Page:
Lessons from an "Oops" at Consumer Reports: Consumers follow experts and ignore invalid information

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22 Citations (Scopus)

Abstract

In 2007, Consumer Reports released, and two weeks later retracted, a flawed report on the safety of infant car seats. Analyzing data from 5471 online auctions for car seats ending before, during, and after the information was considered valid, this article shows that (1) consumers responded to the new information and, more surprisingly, (2) they promptly ceased to do so when it was retracted. Because of the random nature of the flawed ratings, this first finding demonstrates that expert advice has a causal effect on consumer demand. The second finding suggests that people's inability to willfully ignore information is not as extreme as the experimental evidence in the psychological literature suggests.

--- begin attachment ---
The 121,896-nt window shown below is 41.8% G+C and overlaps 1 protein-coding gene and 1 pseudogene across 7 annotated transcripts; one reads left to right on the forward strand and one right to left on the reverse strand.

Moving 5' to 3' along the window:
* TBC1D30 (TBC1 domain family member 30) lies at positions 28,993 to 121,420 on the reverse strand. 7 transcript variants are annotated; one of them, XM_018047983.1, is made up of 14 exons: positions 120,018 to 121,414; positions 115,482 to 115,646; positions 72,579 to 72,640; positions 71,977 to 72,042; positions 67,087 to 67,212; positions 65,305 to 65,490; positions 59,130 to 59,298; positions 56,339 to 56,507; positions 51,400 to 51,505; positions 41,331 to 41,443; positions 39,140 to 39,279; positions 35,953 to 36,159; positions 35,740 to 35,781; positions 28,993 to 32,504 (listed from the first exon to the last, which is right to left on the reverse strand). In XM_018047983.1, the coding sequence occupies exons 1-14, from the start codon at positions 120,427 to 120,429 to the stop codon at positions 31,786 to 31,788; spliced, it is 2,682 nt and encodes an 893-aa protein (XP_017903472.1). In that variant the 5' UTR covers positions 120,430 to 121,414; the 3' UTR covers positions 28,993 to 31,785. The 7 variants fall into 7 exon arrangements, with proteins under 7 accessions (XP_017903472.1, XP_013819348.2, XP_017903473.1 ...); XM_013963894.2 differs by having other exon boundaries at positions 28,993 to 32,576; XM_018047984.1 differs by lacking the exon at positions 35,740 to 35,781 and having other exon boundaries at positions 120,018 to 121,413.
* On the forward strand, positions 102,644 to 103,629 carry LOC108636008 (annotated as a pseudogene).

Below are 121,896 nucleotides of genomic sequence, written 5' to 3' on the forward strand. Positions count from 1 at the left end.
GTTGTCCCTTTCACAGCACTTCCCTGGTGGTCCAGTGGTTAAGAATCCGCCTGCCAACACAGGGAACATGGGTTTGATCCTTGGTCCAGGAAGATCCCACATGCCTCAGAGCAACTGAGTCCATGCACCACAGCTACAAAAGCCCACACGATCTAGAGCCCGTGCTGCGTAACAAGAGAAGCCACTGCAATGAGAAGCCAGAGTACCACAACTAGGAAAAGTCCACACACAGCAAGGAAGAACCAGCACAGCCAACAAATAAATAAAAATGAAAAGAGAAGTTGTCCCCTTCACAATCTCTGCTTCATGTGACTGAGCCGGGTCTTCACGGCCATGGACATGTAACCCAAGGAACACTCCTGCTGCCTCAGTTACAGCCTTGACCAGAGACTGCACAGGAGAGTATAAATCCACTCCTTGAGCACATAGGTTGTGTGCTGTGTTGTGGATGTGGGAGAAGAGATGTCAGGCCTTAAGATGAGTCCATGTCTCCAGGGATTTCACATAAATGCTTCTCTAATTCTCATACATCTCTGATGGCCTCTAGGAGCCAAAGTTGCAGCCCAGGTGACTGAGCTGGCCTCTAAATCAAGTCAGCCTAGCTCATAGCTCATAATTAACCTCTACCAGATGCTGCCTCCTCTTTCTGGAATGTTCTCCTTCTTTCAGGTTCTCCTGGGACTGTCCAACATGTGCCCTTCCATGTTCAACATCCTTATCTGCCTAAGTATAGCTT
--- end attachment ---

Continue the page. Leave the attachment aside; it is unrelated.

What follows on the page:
Original languageEnglish
Pages (from-to)1-12
Number of pages12
JournalJournal of Marketing Research
Volume48
Issue number1
DOIs
Publication statusPublished - Feb 2011
Externally publishedYes

Keywords

  • Expert advice
  • Field data
  • Hindsight bias
  • Infant car seats
  • Invalid information

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